What is Tinnitus?

Simply put, Tinnitus is hearing sounds that aren’t generated outside of the body and is almost never heard by others. 

Tinnitus isn’t a disease but is instead a symptom of an underlying health problem. In fact, there are around 200 different health disorders that can cause Tinnitus. In most cases, it’s not a sign of a serious illness or condition.

However, it’s best to see your hearing health practitioner or your family physician to determine if there are any underlying health issues that may cause Tinnitus. 6 Tinnitus Risk Factors

What kinds of sounds do you hear?

Usually, Tinnitus is described as a ringing in the ears, which is a direct link to the word’s roots – it comes from the Latin ‘tinnire,’ meaning to ring like a bell or to tinkle. High-pitched steady ringing is also the most common form of Tinnitus.

The sounds of Tinnitus can be just about anything including ringing, buzzing, hissing, humming, whooshing.

Although it’s rare, Tinnitus can also manifest itself as fragments of a song. This is known as ‘musical hallucinations’ or ‘auditory imagery.’

There are other rare cases patients hear rhythmic noises that pulsate along with the beat of your heart. This type of Tinnitus is known as ‘pulsatile Tinnitus.’

What causes Tinnitus?

As mentioned previously, the underlying causes of Tinnitus are quite varied, but the most common reason for Tinnitus is damage to the tiny sensory hair cells of the cochlea in the inner ear.

Research suggests that damage to the inner ear, along with the resulting lack of actual sound being carried to the brain’s hearing centre, causes the brain to try fill in the gaps. The brain then interprets what isn’t externally audible.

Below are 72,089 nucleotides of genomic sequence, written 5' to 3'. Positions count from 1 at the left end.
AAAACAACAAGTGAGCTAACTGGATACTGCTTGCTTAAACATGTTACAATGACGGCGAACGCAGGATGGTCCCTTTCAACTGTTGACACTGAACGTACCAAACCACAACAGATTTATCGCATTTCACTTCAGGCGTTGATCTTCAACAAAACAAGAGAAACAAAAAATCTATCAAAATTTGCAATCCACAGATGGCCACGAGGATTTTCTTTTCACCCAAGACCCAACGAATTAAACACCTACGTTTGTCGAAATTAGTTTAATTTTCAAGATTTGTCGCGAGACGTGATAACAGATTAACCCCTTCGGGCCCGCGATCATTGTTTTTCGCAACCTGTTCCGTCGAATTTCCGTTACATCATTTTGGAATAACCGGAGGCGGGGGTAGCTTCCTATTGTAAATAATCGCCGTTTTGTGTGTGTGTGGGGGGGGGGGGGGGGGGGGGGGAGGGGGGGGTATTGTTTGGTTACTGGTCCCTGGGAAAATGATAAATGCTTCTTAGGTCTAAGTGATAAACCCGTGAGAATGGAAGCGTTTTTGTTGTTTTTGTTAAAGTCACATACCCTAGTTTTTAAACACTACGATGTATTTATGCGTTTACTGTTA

Sensorineural Hearing loss is commonly associated with Tinnitus.

Two of the common causes of sensorineural hearing loss are:

  • Age-related hearing loss – also known as presbycusis
  • Noise-Induced Hearing Loss (NIHL) – sustained or continuous exposure to loud sounds, including in the workplace or at a concert.

Other causes of Tinnitus may include:

What is tinnitus and how is it prevented?

  • Obstructions in the middle ear
  • Head and neck trauma
  • Ear infections
  • Cardiovascular diseases
  • Diabetes
  • Stress
  • Anxiety
  • Depression
  • Insomnia
  • Ménière's disease
  • Temporomandibular joint (TMJ) disorders
  • Sinus pressure and barometric trauma
  • Traumatic Brain Injury (TBI)
  • Ototoxic Drugs – including certain antibiotics and cancer medications, diuretics

Watch 'Why do I hear ringing in my ears?'

Tinnitus Prevention

One way to try and prevent Tinnitus is to limit your exposure to loud noises.

Sounds above 85 decibels are considered loud and any continuous exposure could lead to hearing loss and possibly Tinnitus. To give you an idea of how loud that is, a snow blower is about 85 dB, while a motorcycle sits at about 100 dB and a music concert is about 110 dB.

4 ways to prevent Tinnitus

  1. Step away from any loud sounds.
  2. Use hearing protection like earplugs or earmuffs. You can speak to a Hearing Solutions Audiologist or Hearing Instrument Specialist about custom earplugs.
  3. Turn down the volume on your electronic devices like your smartphone, MP3 player, etc.
  4. Consider downloading an app that measures noise levels and sets a limit on how loud you can listen to audio and video content on your devices.

Tinnitus Treatment and Management Solutions

Individuals with tinnitus are often told, "there is nothing you can do." This is unfortunate, unhelpful and untrue. While treating tinnitus is indeed challenging, understanding it is the first step.

Consult with a professional at Hearing Solutions to get further insight into the nature of your tinnitus symptoms and learn about a variety of treatment options customised to you and your lifestyle.

Contact Hearing Solutions to find out about Tinnitus Management